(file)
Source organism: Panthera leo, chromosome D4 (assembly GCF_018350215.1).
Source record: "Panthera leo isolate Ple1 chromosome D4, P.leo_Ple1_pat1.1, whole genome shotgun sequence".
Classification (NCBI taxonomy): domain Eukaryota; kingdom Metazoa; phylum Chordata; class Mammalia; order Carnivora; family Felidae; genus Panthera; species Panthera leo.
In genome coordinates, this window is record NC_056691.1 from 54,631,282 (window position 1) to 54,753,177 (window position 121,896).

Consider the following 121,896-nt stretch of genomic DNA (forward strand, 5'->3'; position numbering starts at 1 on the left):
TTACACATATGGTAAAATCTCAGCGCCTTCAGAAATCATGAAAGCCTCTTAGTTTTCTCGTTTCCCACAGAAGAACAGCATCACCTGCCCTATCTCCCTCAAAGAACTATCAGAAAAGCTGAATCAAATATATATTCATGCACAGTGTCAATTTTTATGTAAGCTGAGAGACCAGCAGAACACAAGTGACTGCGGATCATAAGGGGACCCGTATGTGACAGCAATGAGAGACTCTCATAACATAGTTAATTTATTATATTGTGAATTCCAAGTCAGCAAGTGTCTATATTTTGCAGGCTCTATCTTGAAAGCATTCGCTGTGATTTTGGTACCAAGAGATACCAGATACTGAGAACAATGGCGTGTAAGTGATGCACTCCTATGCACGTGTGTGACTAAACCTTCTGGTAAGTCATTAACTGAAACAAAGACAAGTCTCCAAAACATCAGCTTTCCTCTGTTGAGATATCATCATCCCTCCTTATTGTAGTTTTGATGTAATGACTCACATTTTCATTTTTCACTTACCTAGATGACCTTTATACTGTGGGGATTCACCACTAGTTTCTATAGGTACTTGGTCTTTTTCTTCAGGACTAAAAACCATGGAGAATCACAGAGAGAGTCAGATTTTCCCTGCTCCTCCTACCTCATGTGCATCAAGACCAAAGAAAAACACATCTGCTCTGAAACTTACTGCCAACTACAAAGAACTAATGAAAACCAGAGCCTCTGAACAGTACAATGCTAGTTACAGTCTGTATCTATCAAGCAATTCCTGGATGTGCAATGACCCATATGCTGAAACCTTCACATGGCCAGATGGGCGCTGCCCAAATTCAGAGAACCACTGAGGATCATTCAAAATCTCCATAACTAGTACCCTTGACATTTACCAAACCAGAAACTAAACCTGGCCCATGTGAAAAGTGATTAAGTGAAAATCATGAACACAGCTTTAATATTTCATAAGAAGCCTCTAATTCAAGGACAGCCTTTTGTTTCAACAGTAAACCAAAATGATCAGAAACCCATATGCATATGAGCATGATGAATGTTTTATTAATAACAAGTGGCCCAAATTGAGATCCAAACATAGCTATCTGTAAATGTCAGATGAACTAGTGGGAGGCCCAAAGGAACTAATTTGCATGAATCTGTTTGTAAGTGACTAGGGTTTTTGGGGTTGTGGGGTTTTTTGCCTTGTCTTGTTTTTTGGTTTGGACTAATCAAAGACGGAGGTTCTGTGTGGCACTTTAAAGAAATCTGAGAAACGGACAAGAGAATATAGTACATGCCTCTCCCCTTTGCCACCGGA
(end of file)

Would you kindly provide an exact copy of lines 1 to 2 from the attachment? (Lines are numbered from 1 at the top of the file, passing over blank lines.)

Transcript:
Source organism: Panthera leo, chromosome D4 (assembly GCF_018350215.1).
Source record: "Panthera leo isolate Ple1 chromosome D4, P.leo_Ple1_pat1.1, whole genome shotgun sequence".